All About DraugenCP
An oasis of intellect, with views clear as water and thoughts green as trees. In other words, the place where I dump all of my video game-related reviews and ramblings. Much obliged, I'm sure.
Ever since I started thinking about video games more seriously, I have had to acknowledge the significant advantages media such as literature and film have over video games when it comes to such elements as storytelling, pacing and composition. The obligatory focus on gameplay in video games causes them to have a virtually unsurpassable disadvantage when it comes to the development of these secondary but still important aspects. However, this does not automatically condemn gaming to being an inferior form of entertainment. Due to the high level of interaction with the player, video games offer unique possibilities in terms of immersion and emotional involvement. The only catch is that video game developers do not always capitalise fully upon the potential.
Much like how horror films are seldom about the sensation of fear itself, horror games frequently focus on secondary elements such as gore and violence, relegating the nightmarish horror universe to a fancy backdrop rather than the centre of the experience. Even when the horror aspects do become the central focus, convenience dictates they take the form of short-lived jump scares rather than a more constant, suspenseful sense of dread. Many horror games give the impression the developers made the core game first and only then started creating the horror setting around it. This method leads to several fundamental errors finding their way into the design of even the most renowned horror titles of today.
Better bring a shopping list.
A major problem lies in the fact that many of the more traditional horror titles are, at their core, puzzle games. It is absolutely true that a well-designed puzzler can offer the same flow as the smoothest action titles, but lamentably, many developers lack the finesse to prevent the difficulty of their puzzles from hindering the overall pacing. Finding the right item or speaking to the right NPC in order to progress the game does not need to be complicated, but all too often, developers are too ambitious when they expect the player to come up with the far-fetched solution to the situation at hand. Swedish developer Frictional Games seemed to have realised this after it finished making the Penumbra series: its spiritual successor, Amnesia: The Dark Descent, presented items and locations in a much more logical fashion, their purpose being more obvious off the bat and puzzles being less convoluted in general.
"Ironically, video game developers can learn from even the most cheesy, unscary horror flicks."
However, there is an even bigger obstacle on the way of horror games becoming truly scary. Ironically, video game developers can learn from even the most cheesy, unscary horror flicks in this department: things do not become scary until the protagonists (or victims, if you will) become vulnerable. You can put all the creepy noises and eerie locales you want in a game, but if you subsequently give the player the arsenal to overcome all these terrors, they will never feel truly threatened by the game world, reducing the moments of fear to jump scares. The latter have a very limited effect, because more intelligent players are likely to quickly familiarise themselves with the pattern enough to be able to roughly predict what is coming.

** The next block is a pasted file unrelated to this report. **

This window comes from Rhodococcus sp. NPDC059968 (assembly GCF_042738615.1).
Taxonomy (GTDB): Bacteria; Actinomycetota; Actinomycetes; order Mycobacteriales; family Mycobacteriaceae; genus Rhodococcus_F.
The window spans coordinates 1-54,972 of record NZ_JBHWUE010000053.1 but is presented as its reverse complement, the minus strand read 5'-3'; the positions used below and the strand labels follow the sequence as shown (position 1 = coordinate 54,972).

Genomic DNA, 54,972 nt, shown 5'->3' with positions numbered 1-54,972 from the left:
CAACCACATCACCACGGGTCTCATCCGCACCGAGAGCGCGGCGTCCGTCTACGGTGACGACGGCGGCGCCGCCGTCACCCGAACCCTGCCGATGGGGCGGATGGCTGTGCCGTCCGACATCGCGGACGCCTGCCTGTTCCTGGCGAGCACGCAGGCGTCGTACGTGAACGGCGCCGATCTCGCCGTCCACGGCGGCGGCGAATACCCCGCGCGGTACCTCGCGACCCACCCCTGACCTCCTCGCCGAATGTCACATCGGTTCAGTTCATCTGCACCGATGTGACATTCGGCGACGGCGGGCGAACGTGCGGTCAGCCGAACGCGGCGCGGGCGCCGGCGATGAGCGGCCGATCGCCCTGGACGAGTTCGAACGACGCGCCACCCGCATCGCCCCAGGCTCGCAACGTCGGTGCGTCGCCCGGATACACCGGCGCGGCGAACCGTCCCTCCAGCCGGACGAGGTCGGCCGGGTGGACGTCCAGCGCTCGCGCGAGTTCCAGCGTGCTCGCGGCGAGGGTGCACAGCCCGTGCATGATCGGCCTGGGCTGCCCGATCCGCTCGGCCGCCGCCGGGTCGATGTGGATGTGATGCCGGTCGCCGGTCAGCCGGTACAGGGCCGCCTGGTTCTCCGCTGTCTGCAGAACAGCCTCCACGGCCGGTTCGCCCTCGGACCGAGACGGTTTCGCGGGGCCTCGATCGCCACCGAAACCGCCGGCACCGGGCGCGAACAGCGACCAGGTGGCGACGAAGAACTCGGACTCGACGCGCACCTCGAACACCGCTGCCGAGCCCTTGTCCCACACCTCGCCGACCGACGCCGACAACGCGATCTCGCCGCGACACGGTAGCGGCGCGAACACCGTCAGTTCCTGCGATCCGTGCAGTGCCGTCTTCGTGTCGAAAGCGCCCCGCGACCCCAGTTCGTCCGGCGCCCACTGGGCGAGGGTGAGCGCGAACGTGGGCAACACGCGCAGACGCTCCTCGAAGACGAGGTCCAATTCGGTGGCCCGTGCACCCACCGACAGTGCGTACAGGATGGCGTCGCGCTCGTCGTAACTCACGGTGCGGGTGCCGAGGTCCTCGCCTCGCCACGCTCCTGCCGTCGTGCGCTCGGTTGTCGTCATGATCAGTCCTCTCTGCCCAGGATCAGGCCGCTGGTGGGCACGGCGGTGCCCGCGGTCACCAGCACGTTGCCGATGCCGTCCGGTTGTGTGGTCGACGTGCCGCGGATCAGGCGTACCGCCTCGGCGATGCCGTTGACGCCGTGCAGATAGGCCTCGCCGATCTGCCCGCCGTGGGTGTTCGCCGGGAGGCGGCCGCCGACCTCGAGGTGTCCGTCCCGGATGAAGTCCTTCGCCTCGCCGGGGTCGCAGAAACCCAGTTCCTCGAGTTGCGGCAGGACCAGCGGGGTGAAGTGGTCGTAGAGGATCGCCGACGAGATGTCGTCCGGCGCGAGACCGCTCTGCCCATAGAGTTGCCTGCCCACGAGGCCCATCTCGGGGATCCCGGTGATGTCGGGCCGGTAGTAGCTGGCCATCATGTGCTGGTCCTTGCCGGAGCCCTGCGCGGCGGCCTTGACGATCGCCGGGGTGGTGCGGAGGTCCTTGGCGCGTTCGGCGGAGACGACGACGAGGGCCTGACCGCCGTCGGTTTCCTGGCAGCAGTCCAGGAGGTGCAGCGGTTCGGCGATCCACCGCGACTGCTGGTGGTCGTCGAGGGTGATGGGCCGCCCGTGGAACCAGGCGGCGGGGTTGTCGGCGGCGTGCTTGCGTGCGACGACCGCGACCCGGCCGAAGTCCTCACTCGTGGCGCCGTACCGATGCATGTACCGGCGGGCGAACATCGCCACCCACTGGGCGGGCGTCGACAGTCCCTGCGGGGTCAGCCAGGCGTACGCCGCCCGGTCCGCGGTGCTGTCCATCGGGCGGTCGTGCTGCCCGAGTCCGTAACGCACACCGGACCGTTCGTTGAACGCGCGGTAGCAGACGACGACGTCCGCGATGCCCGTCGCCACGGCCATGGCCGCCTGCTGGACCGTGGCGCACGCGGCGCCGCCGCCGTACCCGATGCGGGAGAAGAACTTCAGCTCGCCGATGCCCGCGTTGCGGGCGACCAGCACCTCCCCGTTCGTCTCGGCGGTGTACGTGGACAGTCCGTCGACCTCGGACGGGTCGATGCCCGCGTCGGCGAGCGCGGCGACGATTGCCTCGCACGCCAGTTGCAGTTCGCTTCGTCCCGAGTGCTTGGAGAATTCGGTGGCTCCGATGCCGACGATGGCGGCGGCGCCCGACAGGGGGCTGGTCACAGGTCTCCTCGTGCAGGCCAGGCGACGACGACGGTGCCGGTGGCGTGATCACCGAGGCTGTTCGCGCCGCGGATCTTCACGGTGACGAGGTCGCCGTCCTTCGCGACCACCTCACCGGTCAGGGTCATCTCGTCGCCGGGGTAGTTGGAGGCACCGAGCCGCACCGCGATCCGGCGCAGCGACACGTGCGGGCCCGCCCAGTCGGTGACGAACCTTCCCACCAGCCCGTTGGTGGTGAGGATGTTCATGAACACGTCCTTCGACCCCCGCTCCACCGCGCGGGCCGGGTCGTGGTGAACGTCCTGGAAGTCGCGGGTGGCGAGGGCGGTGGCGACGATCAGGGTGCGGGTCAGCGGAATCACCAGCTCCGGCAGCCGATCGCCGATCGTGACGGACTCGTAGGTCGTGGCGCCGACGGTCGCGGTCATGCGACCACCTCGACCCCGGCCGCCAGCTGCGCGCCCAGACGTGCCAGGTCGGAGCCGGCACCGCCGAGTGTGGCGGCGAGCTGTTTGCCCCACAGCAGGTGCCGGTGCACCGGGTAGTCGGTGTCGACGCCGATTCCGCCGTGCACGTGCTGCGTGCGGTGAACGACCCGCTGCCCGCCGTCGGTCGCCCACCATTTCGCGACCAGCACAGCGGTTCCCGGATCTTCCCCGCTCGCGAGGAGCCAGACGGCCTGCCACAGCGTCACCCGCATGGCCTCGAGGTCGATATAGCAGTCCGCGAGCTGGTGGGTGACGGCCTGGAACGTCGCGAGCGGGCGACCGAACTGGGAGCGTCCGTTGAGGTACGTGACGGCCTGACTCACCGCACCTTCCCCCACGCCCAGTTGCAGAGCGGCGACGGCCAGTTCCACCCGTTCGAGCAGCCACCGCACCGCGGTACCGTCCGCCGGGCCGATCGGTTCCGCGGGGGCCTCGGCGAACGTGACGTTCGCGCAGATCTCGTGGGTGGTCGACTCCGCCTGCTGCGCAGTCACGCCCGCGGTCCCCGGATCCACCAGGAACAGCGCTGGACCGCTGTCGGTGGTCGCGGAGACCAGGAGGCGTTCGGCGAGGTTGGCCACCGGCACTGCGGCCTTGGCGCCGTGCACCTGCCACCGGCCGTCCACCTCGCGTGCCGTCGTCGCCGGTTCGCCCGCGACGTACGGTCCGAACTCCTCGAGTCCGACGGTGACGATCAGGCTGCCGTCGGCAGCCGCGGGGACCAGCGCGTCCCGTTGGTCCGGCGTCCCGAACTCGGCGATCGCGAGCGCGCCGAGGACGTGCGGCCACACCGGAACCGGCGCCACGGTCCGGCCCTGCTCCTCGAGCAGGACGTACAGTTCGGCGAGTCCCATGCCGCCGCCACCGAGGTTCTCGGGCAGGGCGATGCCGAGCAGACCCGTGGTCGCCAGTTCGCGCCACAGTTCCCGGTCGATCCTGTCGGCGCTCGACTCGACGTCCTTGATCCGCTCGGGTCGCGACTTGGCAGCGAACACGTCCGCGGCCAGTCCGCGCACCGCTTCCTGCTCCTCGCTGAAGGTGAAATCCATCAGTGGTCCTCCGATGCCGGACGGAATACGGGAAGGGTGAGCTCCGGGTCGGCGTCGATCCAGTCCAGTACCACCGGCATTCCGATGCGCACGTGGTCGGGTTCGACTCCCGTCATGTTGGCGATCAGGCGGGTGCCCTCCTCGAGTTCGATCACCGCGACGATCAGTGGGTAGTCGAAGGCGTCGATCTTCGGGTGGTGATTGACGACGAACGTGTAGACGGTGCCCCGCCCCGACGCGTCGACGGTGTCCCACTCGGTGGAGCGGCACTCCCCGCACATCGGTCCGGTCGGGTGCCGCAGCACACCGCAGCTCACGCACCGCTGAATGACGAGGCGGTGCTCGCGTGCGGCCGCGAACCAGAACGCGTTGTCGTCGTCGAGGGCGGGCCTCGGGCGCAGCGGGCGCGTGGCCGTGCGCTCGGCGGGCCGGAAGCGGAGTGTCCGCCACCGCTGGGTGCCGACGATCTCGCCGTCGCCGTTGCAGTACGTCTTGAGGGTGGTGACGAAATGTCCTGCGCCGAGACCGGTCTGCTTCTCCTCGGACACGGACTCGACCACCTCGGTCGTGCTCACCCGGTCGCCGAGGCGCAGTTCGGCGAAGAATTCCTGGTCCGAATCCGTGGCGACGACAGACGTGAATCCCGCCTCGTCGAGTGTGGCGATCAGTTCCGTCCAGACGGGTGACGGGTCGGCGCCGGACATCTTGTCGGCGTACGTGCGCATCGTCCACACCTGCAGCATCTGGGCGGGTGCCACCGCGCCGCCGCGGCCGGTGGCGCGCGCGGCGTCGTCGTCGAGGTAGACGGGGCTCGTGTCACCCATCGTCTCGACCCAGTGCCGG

Time to soil some loins, perhaps?
Granting the player too much power resulted in a game such as F.E.A.R. being only mildly frightening during the first few levels, when the details of the story are still alien to the player. In more advanced stages of the game, though, the knowledge of the player about the context of his surroundings, as well as his rather excessive arsenal make it hard for the game world to feel as hostile and dangerous as it did in the first two hours of gameplay. By the time F.E.A.R. 2 came out, the mystery surrounding the story about the ghostlike girl Alma had been unveiled and the game barely managed to live up to its horror pretence any more.
"The feeling of being hunted creates a more genuine sensation of fear."
Fortunately, the indie scene has managed to revitalise the horror genre, to a point where outlook is bright for those who look for a new influx of truly terrifying video game experiences. The afore-mentioned PC hit Amnesia: The Dark Descent hit the sweet spot of terror when it stripped players of the possibility to fight the hideous monsters they encountered. The feeling of being hunted and not being able to do anything about it creates a more genuine sensation of fear, as players realise that the game world is essentially way more powerful than they are, and can strike them down at any given moment. The effectiveness of this method was further confirmed by the cult hit Slender. This primitive, home-made game proved that the simple concept of having the player be chased around a forest at night can make for an experience easily more terrifying than many AAA horror titles. The reaction videos will attest to that.
Granted, F.E.A.R. did have moments of absolute terror.
Still, the key to suspense is not only vulnerability, but also surprise. Slender in particular spawned tons of clones on Steam (aided by the fact that the Slenderman is an internet fabrication that does not seem to be copyrighted), and it is only a matter of time before the concept becomes obsolete - once players know what to expect, their anticipation may render numb any terror derived from it. Fortunately, recent developments in the genre have been promising, as developers all over the world finally seem to have realised that it takes more than just severed limbs and spooky faces to make the modern audience sweat. But they will have to innovate if they want to keep catching us off-guard.